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Is it possible... to make soap with only goat milk as the fat?

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Ok... So, IS it possible to make soap out of only fresh frozen goat milk and lye? I attempted the other day, but the lye was WAY off. I'm just wondering if it is indeed possible, or if I'm just wasting my time and ingredients experimenting. I used the soapcalc lye calculator.

I've got the 4-H dairy goat project coming by to make goat milk soap next weekend and I'd like to have a maxed out goat milk soap recipe to go. AKA clear the freezer shelves of goat milk. I'm all for experimenting, but I'm trying not to waste all of my time doing so. I DO have recipes I use that contain multiple oils as well as goat milk, but... I'm trying to use as much goat milk as possible.


My "basic" recipe (pun intended): 3.6 pounds of goat milk to 200 gram lye
I mixed the lye into 13.7 ounces of frozen milk (taken from the 3.6 pounds). Added that to the milk in the crockpot, mixed the heck out of it until it got to trace. It felt like it took forever for it to get to the "pudding" stage. After it hit trace it pretty much separated and never hit the gel stage. I added in 3 oz of castor oil. I cooked it in the crockpot on low for nearly 12 hours (I set a timer for the crockpot to go off, but woke up at 3am with it still on). Oops. I unplugged it and went back to bed. When I got up it was a solid gel floating on about 1/2 inch of liquid. It was still at 10 pH, so I tossed it.


I have figured out that the goat milk is approx. 8% butterfat. The internet said 1 cup of goat milk contains 8 grams of fat. I'm assuming I need to be using the amount of lye for *that* amount of fat then just cook cook cook the water off? Or will this just not work?

Thanks for reading and for any input.

-Jennifer
 

Kcryss

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I have figured out that the goat milk is approx. 8% butterfat. The internet said 1 cup of goat milk contains 8 grams of fat. I'm assuming I need to be using the amount of lye for *that* amount of fat then just cook cook cook the water off? Or will this just not work?

-Jennifer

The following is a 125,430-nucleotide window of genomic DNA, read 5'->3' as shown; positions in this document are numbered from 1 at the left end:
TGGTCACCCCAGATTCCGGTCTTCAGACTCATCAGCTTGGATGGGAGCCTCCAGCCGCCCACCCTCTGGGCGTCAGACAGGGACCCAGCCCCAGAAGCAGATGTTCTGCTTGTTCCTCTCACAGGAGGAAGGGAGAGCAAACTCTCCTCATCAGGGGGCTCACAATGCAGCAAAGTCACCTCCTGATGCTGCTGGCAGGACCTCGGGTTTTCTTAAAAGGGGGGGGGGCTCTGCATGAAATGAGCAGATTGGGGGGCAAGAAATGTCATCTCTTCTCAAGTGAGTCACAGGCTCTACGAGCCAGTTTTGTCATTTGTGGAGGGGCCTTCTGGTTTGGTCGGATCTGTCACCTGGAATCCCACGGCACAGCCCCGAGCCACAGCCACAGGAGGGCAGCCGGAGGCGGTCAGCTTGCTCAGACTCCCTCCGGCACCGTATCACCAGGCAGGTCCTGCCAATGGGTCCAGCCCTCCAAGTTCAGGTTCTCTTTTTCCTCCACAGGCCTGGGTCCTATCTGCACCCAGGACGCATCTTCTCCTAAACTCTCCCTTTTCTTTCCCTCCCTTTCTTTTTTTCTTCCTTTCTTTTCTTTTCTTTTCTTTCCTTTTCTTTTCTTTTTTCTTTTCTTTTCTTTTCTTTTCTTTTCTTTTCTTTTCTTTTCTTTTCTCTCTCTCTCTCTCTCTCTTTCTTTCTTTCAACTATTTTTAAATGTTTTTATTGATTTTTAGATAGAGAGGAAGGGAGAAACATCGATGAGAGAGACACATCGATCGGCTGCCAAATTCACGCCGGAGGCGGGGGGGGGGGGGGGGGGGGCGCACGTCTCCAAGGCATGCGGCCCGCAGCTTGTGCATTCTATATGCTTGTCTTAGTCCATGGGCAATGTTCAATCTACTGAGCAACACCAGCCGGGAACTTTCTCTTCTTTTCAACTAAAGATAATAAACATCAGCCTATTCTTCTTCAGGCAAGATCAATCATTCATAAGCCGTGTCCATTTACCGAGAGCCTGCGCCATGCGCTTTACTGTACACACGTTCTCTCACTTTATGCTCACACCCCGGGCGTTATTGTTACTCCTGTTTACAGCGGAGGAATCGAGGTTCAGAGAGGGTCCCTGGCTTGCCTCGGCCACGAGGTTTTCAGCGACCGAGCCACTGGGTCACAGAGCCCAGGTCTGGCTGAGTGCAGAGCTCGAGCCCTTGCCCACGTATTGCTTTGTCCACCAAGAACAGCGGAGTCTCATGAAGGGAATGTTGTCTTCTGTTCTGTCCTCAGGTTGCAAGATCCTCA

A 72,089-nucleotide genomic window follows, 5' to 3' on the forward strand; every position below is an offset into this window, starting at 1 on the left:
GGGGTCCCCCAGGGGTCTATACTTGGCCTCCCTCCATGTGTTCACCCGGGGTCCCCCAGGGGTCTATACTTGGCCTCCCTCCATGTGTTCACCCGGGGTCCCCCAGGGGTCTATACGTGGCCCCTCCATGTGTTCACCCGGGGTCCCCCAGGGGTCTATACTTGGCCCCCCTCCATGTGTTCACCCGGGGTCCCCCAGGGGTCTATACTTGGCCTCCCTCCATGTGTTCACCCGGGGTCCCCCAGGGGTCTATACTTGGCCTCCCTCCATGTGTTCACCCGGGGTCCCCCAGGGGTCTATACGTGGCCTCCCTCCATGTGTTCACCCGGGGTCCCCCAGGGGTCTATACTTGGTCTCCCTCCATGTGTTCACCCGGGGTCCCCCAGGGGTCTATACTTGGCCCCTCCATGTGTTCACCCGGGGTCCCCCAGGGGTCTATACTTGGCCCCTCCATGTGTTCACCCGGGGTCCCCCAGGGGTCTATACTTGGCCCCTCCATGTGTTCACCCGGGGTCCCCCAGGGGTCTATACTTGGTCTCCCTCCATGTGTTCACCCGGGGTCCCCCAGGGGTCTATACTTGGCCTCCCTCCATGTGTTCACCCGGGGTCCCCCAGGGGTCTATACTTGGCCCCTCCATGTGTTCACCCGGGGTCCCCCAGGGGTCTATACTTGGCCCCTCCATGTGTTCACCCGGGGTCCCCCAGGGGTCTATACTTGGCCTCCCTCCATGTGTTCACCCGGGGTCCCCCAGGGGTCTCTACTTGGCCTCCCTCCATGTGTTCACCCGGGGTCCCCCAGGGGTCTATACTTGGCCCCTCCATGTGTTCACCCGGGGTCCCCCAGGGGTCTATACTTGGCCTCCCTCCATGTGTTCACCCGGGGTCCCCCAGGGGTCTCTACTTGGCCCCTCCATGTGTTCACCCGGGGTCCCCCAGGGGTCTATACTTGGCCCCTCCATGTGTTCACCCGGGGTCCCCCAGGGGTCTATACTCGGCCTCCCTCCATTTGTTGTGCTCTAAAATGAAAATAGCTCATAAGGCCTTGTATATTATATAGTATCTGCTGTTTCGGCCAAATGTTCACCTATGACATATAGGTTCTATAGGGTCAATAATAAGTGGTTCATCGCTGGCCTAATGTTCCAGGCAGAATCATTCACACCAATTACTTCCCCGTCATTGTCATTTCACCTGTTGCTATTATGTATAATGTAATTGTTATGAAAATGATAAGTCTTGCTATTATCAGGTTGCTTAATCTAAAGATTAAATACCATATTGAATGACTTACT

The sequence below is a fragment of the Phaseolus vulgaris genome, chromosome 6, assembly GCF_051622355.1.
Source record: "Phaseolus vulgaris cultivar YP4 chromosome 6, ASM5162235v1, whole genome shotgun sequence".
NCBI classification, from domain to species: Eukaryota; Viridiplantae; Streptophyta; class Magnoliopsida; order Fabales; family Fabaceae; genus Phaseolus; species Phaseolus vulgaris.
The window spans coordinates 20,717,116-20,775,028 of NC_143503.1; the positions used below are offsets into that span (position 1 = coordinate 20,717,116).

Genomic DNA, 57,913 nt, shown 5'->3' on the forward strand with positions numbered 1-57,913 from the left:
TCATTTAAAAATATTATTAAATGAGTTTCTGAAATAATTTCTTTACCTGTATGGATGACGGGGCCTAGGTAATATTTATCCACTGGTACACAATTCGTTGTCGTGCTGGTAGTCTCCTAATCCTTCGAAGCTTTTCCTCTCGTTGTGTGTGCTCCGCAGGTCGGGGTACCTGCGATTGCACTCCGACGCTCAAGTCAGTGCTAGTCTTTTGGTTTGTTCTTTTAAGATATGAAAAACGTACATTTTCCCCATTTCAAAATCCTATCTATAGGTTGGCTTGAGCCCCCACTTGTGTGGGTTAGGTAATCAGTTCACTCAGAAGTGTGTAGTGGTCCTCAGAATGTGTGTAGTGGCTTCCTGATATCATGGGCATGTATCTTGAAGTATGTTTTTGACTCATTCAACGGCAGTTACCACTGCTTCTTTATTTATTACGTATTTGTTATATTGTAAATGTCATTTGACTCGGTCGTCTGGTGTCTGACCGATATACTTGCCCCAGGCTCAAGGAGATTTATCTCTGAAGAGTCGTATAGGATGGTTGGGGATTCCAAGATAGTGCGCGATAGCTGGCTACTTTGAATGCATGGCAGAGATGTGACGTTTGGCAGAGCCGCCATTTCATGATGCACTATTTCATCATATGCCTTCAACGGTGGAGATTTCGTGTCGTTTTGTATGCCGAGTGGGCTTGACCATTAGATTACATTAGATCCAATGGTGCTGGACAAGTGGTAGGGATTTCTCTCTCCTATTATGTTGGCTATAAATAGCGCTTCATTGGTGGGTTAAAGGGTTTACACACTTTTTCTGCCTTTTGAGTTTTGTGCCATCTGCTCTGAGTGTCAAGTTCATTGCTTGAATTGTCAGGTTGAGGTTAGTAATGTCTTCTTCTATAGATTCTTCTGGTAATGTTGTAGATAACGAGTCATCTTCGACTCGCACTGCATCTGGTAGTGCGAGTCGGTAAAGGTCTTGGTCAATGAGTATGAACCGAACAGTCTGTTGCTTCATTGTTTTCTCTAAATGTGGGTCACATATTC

I think in order for it to work you would need to separate the milk fat from the liquid. Use some of the liquid for your lye mixture (based on soapcalc numbers) Even then, not sure the milk fat would soaponify without additional oils. Would be a fun experiment though! :)
 

DeeAnna

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"...I'm assuming I need to be using the amount of lye for *that* amount of fat..."

Yes, that's correct. Milk has a relatively low amount of fat compared to butter or cream. It's good you figured this out finally.

"...then just cook cook cook the water off?..."

Finished soap is roughly 20% water. So you're thinking about cooking something that's about 92% water down to 20%?

I suppose it's do-able if you don't mind using a lot of electricity or fuel to get there. The long cook time will cause a milk soap to become dark.

Why can't you use cream or butter instead? It would be a lot less troublesome and more energy (and time) efficient.

@Kcryss -- Milk fat saponifies just fine.
 

Nona'sFarm

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My thoughts:
Since you need to be ready by next weekend, I would go with a regular goat milk recipe. In other words use regular oils like coconut, olive, palm, and/or lard. Use frozen goat milk as your liquid.

My understanding is that separating the goat milk fat is not easy. Not at all like cow's milk, where the cream rises to the top. I think there is such a thing as a milk separator for goat milk, so if you have access to one of those, then maybe that will get you enough goat milk cream. Otherwise I don't think you'll be very happy with the outcome.
 

Anstarx

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For such a limited, trying a risky project may not be the best solution.
However, if you want to clear out your frozen goat milk stock and make milk fat soap, how about try turn your goat milk into butter? It;s solid so you can use them to make soap much easier.
 

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